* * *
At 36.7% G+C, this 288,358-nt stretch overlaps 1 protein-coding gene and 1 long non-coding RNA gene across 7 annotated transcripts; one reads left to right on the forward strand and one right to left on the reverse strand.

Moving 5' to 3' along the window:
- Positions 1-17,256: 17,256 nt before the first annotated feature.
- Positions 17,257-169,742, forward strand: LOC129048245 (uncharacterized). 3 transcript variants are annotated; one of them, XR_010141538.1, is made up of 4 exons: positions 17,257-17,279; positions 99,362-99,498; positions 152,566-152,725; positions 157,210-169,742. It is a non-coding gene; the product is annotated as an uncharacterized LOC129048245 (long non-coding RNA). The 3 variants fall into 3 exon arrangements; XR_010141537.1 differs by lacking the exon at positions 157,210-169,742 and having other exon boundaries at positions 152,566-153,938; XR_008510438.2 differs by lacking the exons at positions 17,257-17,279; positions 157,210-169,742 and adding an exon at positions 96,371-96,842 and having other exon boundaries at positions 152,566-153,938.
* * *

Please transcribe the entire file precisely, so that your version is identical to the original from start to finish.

At 36.7% G+C, this 288,358-nt stretch overlaps 1 protein-coding gene and 1 long non-coding RNA gene across 7 annotated transcripts; one reads left to right on the forward strand and one right to left on the reverse strand.

Moving 5' to 3' along the window:
- Positions 1-17,256: 17,256 nt before the first annotated feature.
- Positions 17,257-169,742, forward strand: LOC129048245 (uncharacterized). 3 transcript variants are annotated; one of them, XR_010141538.1, is made up of 4 exons: positions 17,257-17,279; positions 99,362-99,498; positions 152,566-152,725; positions 157,210-169,742. It is a non-coding gene; the product is annotated as an uncharacterized LOC129048245 (long non-coding RNA). The 3 variants fall into 3 exon arrangements; XR_010141537.1 differs by lacking the exon at positions 157,210-169,742 and having other exon boundaries at positions 152,566-153,938; XR_008510438.2 differs by lacking the exons at positions 17,257-17,279; positions 157,210-169,742 and adding an exon at positions 96,371-96,842 and having other exon boundaries at positions 152,566-153,938.